Kitbashing Transformers Requires Imagination

Kitbashing robots from model car parts might seem pretty simple on the face of it, but actually seeing an articulated robot when you are looking at the model of a 1977 Citroen.

Transformers 2007 just hit the theaters this month and started off bringing in $152.5 million in the first week to snag the record for week one gross ticket sales.


The 2009 Transformer film "Revenge of the Fallen" didn't fair as well judging from the reviews. Here's an excerpt:

This film is a nonstop raging orgy of military hardware, reeeeeally close to but not quite a two-hour commercial for the US Air Force, with a little bit of Army and Marines thrown in to, you know, actually close with the enemy and hold the objective. It sure looks to me like the Navy didn't want to play in the film, as there's an extended scene of an aircraft carrier being blasted apart by the bad AGRs, sailors and all of their really cool hardware--wait for it--yes--exploding and going down. Like we got in Iron Man, there are a lot of USAF air-power goodies, with the C-17 and F-22 featuring prominently and early, F-16s, A-10s, the Predator, then the B1 bomber. We even get the classic SR-71, but sadly not flying. The only thing we didn't get was the 117 or the B2, or a Global Hawk. The Army and Marines throw in some BFVs, Abrams and MLRS, and of course there are tons of Blackhawk helicopters. And everything shoots stuff, stuff that blows up!

All of that gear, and then some, is thrown at the bad AGRs, and they throw more than their share back, in very active and deadly combat. But, we never, ever, see anybody dead or dying, other than the robots. There is no blood, no reality of the literally tens of thousands who get killed over the course of this film. While not as egregious as the glossing over the hundreds of millions killed in that awful The Day After Tomorrow, or the billions who are sure to die in the upcoming "2012" disaster-fest, it's something like irresponsible to just waste thousands of folks in crystal-clear CGI while being so thoroughly removed from the true, horrific nature of it.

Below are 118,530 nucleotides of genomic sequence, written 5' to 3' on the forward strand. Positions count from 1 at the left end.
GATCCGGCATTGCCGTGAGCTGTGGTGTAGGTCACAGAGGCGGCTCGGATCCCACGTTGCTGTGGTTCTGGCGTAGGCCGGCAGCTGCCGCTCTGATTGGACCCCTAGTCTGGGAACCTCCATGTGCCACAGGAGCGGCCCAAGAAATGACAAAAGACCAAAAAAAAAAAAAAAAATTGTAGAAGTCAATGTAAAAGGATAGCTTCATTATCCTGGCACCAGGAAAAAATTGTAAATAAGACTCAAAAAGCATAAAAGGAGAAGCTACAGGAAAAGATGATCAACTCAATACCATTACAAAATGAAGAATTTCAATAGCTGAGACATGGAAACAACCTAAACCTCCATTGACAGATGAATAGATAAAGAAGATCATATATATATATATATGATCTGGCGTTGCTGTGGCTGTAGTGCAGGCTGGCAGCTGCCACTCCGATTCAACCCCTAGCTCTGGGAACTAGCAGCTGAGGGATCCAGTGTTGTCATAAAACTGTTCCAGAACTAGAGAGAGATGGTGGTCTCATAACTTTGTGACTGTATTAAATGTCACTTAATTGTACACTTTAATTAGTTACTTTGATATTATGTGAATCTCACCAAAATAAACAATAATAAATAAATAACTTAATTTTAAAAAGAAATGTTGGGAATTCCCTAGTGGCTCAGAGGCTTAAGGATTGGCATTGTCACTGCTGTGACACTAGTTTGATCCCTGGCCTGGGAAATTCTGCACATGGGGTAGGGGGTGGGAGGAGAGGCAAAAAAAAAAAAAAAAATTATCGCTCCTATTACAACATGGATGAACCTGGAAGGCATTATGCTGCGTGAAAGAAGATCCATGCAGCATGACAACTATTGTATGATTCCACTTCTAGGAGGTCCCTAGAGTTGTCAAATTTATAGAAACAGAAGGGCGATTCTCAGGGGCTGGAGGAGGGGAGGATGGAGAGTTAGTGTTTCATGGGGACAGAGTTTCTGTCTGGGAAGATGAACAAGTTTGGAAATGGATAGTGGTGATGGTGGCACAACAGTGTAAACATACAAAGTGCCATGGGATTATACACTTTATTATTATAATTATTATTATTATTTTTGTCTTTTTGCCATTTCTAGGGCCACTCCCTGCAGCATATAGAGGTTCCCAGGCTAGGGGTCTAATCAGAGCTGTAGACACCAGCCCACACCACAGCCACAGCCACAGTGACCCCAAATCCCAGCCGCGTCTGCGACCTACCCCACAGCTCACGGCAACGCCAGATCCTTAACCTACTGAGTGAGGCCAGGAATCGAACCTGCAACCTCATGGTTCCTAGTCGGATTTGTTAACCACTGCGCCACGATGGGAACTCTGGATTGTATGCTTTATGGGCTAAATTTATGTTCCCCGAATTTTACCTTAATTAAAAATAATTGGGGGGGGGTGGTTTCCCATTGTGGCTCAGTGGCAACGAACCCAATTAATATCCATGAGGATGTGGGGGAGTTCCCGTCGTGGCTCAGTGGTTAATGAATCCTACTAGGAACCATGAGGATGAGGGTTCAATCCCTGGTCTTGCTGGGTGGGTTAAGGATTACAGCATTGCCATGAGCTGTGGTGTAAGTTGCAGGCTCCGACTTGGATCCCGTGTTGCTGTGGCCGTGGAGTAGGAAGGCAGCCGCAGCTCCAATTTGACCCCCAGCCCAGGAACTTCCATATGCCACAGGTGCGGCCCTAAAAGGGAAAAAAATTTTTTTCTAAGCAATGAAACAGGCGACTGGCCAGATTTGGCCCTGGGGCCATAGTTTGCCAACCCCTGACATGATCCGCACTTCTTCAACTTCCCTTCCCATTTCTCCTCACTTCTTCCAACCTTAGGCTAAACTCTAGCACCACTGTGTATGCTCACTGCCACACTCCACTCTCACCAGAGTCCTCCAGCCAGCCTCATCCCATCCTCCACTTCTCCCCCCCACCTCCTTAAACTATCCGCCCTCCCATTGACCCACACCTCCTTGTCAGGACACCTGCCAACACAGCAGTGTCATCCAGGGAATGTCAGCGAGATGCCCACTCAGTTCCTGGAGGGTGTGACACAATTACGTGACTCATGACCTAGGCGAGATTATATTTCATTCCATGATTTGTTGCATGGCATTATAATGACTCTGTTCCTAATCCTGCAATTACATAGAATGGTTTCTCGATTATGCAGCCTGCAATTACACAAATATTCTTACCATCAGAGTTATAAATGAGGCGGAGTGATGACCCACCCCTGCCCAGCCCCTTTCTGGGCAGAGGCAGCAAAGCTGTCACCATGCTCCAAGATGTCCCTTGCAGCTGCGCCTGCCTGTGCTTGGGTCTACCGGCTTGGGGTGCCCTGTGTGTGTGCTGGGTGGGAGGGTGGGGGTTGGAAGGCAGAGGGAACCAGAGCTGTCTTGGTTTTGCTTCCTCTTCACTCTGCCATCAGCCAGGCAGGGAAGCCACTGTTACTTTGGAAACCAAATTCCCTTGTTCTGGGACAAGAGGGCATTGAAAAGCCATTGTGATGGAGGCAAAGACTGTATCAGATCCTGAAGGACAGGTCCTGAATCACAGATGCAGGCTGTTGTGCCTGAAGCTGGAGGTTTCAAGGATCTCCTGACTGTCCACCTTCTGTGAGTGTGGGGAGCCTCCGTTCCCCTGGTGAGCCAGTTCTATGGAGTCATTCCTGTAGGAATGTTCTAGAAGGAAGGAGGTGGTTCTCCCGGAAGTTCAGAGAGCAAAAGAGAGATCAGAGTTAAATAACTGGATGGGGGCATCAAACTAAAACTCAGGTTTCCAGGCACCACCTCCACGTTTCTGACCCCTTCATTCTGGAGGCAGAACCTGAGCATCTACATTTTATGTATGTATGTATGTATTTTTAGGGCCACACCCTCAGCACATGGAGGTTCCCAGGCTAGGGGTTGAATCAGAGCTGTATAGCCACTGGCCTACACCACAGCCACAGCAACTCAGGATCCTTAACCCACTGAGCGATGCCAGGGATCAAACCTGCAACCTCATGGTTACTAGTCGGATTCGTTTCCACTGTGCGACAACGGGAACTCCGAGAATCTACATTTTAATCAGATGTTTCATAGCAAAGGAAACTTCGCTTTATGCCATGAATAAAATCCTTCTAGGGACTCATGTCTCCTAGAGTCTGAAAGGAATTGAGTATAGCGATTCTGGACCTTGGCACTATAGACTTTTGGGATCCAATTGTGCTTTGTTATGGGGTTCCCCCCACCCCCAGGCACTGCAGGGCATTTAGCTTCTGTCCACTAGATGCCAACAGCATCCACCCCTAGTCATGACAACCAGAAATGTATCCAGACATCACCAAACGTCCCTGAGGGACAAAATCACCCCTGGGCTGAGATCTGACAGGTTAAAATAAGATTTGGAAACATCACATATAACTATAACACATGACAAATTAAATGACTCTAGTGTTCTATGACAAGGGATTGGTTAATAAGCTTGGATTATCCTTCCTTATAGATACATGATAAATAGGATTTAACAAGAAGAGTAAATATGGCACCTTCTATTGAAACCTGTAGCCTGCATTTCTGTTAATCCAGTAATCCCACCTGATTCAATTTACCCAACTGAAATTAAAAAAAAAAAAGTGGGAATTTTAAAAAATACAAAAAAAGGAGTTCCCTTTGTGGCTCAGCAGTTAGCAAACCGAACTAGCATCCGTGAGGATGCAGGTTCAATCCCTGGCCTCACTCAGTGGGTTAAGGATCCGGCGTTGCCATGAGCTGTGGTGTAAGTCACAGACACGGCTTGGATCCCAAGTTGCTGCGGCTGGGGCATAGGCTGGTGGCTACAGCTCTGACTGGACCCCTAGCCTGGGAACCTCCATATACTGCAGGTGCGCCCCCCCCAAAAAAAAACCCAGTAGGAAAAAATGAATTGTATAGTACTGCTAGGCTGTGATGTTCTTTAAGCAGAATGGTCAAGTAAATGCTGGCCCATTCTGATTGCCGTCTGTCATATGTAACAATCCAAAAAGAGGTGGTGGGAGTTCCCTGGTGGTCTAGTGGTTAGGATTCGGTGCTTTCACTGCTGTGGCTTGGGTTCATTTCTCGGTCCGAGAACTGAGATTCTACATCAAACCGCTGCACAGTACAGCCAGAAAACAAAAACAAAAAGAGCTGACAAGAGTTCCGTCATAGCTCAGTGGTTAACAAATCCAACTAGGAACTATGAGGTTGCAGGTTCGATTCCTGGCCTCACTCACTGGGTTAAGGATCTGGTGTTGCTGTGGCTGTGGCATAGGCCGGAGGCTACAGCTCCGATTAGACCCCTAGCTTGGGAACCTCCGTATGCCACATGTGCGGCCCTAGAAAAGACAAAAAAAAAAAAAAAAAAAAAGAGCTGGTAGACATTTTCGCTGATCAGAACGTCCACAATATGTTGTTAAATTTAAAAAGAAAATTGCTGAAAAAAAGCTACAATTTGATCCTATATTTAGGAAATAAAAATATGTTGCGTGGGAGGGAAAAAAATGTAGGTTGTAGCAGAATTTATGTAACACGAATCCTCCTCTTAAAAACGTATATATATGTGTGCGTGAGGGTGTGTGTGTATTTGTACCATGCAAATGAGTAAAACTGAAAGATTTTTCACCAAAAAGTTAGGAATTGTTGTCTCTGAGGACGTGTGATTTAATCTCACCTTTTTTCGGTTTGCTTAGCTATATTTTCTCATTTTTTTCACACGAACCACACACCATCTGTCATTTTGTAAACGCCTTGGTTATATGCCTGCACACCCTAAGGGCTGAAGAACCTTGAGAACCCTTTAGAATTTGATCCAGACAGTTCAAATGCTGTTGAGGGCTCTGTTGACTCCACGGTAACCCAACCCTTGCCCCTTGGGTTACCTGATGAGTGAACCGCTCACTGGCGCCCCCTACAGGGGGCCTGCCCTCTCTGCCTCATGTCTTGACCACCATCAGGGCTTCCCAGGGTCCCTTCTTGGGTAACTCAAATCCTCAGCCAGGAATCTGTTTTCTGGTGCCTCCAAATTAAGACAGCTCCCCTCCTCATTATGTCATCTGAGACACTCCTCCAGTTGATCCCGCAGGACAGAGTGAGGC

And because it's a Michael Bay film, you've got lots of slo-mo American flags fluttering in pure rippling jingoistic splendor. This is awesomely crafted pandering for the never-been-past-the-state-line audience at home, but I can't help but see it as just another reason for the other 5.7 billion people on the planet to think we're arrogant jerks.

Others weren't so polite:

It would be easy to say that Michael Bay’s Transformers: Revenge of the Fallen plays like a movie made by a thirteen year old boy for other thirteen year old boys, but if that were actually the case, it might not be such a wretched experience.

Made by a filmmaker who doesn’t seem to be much evolved beyond the mentality of a teenager, yes, Revenge of the Fallen could also probably be characterized as the Hollywood sequel machine run amok. Who needs ‘better’ when you can do more, louder, flashier?

Car commercials jumped on the band wagon early with Toyotas transforming into giant robots along with Chevie Trucks and “dancing” Citeroens. Even before Transformers 2007 hit the screen transforming model cars into kitbashed robots was already beginning to look a lot like a serious hobby, not just child’s play.

There are websites, blogs and forums springing up to discuss these “transforms” and start documenting methods of slicing and dicing model cars, trucks and buses into an alter ego.

Like any other modeling project research and planning is at the very beginning. But it also takes a good dose of imagination to look at two or three model cars and see a monster robot with a hood for a chest and a trunk for a back

“First off, you need to design out your idea, and your concepts for it's transformation. (IMPORTANT: during planning, you need to take into consideration where all the parts are going to go. it's easy to run into "conflicts" between two parts, or come up with a design that looks great on paper, but is physically impossible! Keep it as simple as possible,” said the author of the 17-page “Idiot’s Guide To Kitbashing posted at the Transformers site.